Indonesian lawmakers have officially ratified free trade agreements with Australia. The Indonesia-Australia Comprehensive Economic Partnership Agreement, also known as IA-CEPA, is the beginning of a new chapter of cooperation between these regional neighbors. The bilateral pact was agreed by at least 374 representative members during a plenary session on 6 February 2020.
Indonesia is a growing market for Australian goods and services exporters. In the years 2018-19, the total two-way trade in goods and services with Indonesia was worth AU$17.8 billion (approximately US$11.8 billion), making Indonesia the thirteenth-largest trading partner of Australia. The partnership agreement between Australia and Indonesia will provide both countries’ businesses with opportunities to expand and diversify this partnership.
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Cooperation objectives from the Indonesia-Australia free trade agreement
There are three key objectives set out in the trade agreement in order to increase the effectiveness of economic institutions and infrastructure, improve human development for a productive society, and create an inclusive society through effective governance.
Objective 1: Effective economic institutions and infrastructure
Strengthening economic institutions and infrastructure is important to Indonesia’s development. Australia is helping Indonesia to increase inclusive growth and productive jobs through its public policy and regulatory settings.
The two countries are also working to strengthen access to agricultural markets for farmers in Eastern Indonesia, driving economic development and improving food security in the area.
Objective 2: Human development for a productive society
Indonesia must drive the development of human capital to build conditions for greater growth. The Australian innovative education program works with schools to identify local challenges and opportunities to create new methods to tackle problems.
Australia is working with Indonesia to prevent, detect and control emerging infectious diseases, a threat to Indonesian and Australian security. Australia continues to prepare for and give help to Indonesia during times of humanitarian demand.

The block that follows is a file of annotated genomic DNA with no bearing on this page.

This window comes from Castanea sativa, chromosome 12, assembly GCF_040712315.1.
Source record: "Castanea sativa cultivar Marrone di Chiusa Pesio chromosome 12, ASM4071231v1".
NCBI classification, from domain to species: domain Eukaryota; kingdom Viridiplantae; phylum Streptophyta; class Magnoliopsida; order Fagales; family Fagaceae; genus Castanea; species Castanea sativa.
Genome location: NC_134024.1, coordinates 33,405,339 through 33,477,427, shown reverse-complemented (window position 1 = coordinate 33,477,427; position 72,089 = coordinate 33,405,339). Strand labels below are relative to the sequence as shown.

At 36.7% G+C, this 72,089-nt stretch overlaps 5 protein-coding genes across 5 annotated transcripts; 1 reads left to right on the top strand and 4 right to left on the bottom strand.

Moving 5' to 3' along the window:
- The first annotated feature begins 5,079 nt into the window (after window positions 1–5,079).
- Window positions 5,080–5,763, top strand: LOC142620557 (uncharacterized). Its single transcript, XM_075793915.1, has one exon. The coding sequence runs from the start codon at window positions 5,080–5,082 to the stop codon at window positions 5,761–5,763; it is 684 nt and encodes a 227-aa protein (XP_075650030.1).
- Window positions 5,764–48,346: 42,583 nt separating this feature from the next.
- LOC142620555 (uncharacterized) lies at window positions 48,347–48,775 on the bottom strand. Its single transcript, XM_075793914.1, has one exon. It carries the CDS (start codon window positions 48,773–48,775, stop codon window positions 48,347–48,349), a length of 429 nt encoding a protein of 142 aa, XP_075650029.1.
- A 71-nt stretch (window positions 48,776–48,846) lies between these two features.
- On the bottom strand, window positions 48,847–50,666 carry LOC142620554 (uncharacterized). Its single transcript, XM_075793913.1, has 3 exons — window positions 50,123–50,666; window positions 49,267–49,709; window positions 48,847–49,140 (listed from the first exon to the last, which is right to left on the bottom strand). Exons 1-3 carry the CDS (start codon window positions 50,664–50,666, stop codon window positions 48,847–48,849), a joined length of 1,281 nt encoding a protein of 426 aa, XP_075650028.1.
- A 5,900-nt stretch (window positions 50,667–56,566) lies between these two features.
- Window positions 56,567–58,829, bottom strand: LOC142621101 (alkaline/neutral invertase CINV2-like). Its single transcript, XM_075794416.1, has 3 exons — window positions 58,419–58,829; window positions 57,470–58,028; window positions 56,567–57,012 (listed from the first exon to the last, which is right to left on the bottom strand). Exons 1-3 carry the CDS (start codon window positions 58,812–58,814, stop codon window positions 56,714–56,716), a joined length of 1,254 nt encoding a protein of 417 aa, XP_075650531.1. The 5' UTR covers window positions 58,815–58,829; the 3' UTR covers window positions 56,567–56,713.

Objective 3: An inclusive society through effective governance
Australia works with Indonesia to make sure that the poor and marginalized in society, including people with disabilities, benefit from economic growth, assisting to meet Indonesia’s poverty reduction goals by improving basic services and employment opportunities. They are assisting develop better quality economic and social protection policies based on research and analysis.
Objective 4: Enhancing economic and development partnership
There is an increased market access for services and investments laid out in the agreement which means that Australian companies can enjoy majority ownership of businesses in specific sectors in Indonesia.
These sectors include:
- Mining services – contract mining, mine site preparation
- Professional services – urban planning, architectural, engineering and surveying
- Construction services
- Education – university education, vocational training
- Tourism – majority ownership of three, four, and five-star hotels, restaurants, cafes and bars, tourism consultancy, tour operators
- Wastewater management
- Transport – highways, railways, bridges, tunnel concessions
- Energy – geothermal plants, electrical power installation and construction, power plants (more than 10 MW), oil and gas platform construction
- Healthcare – large hospitals, pathology, paramedic and dental specialist services.
Furthermore, the countries will allow people with tertiary level education to gain six months of experience in each other’s markets. The aim of this program is to help businesses develop the capabilities of their staff as well as promote cultural awareness.
Australian businesses can own a majority share in investments in the vocational education and training sector.